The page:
2 The procedure

2.1 Indications and current treatments

2.1.1 GORD is caused by failure of the sphincter mechanism in the lower oesophagus. Symptoms include heartburn, chest pain, nausea and respiratory difficulties. Complications include development of Barrett's oesophagus or oesophageal stricture.

2.1.2 Lifestyle modification and gastric acidity-lowering medication can help improve symptoms. For patients with symptoms that do not respond to conservative therapy, anti-reflux surgery (usually laparoscopic fundoplication) may be required.

2.2 Outline of the procedure

2.2.1 Endoluminal gastroplication for GORD is an endoscopic procedure that aims to avoid the need for surgical fundoplication.

2.2.2 With the patient under sedation or general anaesthesia, the procedure is carried out using a standard endoscope with an oesophageal overtube and an endoscopic suturing or fastening device. Multiple plications, or pleats, are made below the gastro-oesophageal junction with the aim of decreasing the reflux of stomach acid into the oesophagus.

2.2.3 A range of different devices are available for this procedure.

Sections 2.3 and 2.4 describe efficacy and safety outcomes from the published literature that the Committee considered as part of the evidence about this procedure. For more detailed information on the evidence, see the overview, available at www.nice.org.uk/guidance/IP/269/overview

2.3 Efficacy

2.3.1 An RCT of 60 patients comparing endoluminal gastroplication, sham procedure and no treatment reported improvement in mean heartburn score from baseline to 3-month follow-up of 50%, 6% and 18% respectively (gastroplication vs sham p = 0.003; sham vs no treatment p = not significant).

2.3.2 An RCT of 159 patients comparing endoluminal gastroplication with sham treatment reported improvement in GORD health-related quality of life score in 56% and 19% of patients respectively at 3-month follow-up (p < 0.001) (absolute figures not stated).

2.3.3 The RCT of 159 patients comparing endoluminal gastroplication with sham treatment reported a change in mean percentage of time exposed to acid reflux (defined as pH < 4) from baseline to 3-month follow-up of 10% to 7%, and from 9% to 10% respectively (p = 0.01 for between-group comparisons).

2.3.4 A non-randomised controlled study of 126 patients treated by endoluminal gastroplication or radiofrequency ablation reported a decrease from baseline in mean percentage of time exposed to acid reflux (defined as pH < 4) of 10% to 6% (p = 0.05) and 11% to 9% (p > 0.9) respectively (significance between groups not stated; mean follow-up 6-months).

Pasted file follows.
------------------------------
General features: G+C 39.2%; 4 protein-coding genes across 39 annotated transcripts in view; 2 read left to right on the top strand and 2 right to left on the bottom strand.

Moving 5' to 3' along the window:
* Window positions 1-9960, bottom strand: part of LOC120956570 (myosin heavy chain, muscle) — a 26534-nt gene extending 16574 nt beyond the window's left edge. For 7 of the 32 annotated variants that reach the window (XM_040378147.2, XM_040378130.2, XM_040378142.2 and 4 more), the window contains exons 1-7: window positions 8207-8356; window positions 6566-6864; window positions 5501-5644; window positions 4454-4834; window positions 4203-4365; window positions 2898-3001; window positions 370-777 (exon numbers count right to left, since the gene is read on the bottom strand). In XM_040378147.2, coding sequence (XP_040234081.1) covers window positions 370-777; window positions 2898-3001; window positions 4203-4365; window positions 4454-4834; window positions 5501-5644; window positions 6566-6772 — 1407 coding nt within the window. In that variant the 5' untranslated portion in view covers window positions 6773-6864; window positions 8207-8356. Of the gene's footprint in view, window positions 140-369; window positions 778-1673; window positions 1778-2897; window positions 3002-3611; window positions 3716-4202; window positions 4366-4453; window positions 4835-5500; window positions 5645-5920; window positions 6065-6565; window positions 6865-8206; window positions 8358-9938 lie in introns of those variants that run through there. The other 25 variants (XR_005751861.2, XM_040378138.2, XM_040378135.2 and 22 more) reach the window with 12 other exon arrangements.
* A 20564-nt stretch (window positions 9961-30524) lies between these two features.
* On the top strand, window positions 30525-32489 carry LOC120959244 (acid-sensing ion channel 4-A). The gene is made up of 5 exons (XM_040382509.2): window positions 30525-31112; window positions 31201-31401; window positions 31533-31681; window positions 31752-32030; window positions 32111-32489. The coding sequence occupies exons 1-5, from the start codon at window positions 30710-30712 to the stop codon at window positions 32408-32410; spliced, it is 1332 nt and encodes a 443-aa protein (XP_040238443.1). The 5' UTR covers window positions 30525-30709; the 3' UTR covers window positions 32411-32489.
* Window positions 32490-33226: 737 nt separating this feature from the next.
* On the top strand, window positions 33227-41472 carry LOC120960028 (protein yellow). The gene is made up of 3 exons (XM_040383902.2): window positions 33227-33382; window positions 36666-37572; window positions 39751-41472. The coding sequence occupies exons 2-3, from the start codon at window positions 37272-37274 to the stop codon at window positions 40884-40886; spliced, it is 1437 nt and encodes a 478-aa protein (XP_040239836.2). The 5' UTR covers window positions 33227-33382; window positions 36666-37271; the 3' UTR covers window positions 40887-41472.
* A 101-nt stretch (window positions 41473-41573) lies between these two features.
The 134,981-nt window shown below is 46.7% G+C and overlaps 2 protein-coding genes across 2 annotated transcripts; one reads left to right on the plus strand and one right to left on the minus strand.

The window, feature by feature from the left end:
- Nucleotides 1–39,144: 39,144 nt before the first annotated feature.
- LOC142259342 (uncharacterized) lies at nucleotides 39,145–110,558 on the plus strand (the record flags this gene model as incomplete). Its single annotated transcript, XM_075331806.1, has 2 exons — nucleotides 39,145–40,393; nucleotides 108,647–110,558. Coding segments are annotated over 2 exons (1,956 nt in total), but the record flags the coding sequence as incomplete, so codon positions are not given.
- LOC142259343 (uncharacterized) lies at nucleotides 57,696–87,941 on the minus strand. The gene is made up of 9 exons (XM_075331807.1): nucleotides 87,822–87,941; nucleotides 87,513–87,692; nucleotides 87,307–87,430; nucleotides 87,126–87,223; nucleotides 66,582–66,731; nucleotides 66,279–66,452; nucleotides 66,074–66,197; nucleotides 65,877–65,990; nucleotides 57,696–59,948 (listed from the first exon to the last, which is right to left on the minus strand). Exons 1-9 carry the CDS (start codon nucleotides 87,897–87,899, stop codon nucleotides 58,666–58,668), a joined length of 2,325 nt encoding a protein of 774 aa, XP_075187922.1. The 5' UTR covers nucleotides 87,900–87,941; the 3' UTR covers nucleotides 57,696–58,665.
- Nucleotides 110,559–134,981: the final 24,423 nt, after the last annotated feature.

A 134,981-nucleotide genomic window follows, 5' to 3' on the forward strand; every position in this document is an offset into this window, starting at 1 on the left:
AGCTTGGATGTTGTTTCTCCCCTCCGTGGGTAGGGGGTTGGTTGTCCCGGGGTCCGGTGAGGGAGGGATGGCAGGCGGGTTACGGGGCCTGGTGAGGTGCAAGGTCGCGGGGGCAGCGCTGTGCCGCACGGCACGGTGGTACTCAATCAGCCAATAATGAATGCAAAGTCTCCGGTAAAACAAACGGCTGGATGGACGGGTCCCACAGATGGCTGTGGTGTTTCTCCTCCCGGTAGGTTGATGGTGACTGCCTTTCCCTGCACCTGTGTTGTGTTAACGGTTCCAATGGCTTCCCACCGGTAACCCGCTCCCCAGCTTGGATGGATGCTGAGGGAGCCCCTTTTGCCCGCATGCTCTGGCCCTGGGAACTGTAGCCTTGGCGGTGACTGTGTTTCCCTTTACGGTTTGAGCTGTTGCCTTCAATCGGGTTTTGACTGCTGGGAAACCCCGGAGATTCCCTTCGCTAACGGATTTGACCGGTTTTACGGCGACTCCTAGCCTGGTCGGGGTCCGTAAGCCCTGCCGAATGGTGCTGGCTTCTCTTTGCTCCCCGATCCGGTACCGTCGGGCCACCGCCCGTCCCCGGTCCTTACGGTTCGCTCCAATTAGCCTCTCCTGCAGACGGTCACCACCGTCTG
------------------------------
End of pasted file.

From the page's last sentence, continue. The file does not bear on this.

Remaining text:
2.3.5 The RCT of 60 patients comparing endoluminal gastroplication, sham treatment and no treatment reported a decrease of 50% or more in proton pump inhibitor medication requirement in 65% (13/20), 25% (5/20) and 0% (0/17) of patients respectively at 3-month follow-up (gastroplication vs sham p = 0.011; sham vs no treatment p = 0.05).

2.3.6 The Specialist Advisers considered a key efficacy outcome to be control of acid reflux without further surgery.

2.4 Safety

2.4.1 Intraoperative perforation of the oesophagus in 2% (2/86) of patients was reported in a case series of 86; both were treated by surgical repair, with no clinical sequelae.

2.4.2 Bilateral pneumothorax following withdrawal of the endoscopic device was described in a case report. The patient was treated by temporary chest tube insertion and was discharged after 2 days. Intraoperative bronchospasm requiring intubation was reported in 1 patient in a case series of 85 patients.

2.4.3 Post-procedural epigastric pain was reported in 12% (9/78) of patients in the endoluminal gastroplication group and in 4% (3/81) of patients in the sham group in the RCT of 159 patients (p = 0.076).

2.4.4 The RCT of 159 patients comparing endoluminal gastroplication with sham treatment reported vomiting (5% [4/78] and 4% [3/81] respectively), nausea (8% [6/78] and 1% [1/81]), and dysphagia (3% [2/78] and 2% [2/81]) after the procedure (follow-up not stated).

2.4.5 The Specialist Advisers considered theoretical adverse effects to include stenosis of oesophageal junction, early failure to control reflux, injury to surrounding tissues and organs, and foreign body sensation.

2.5 Other comments

2.5.1 The Committee noted that different devices are available for this procedure and that outcomes may differ between them.

  • National Institute for Health and Care Excellence (NICE)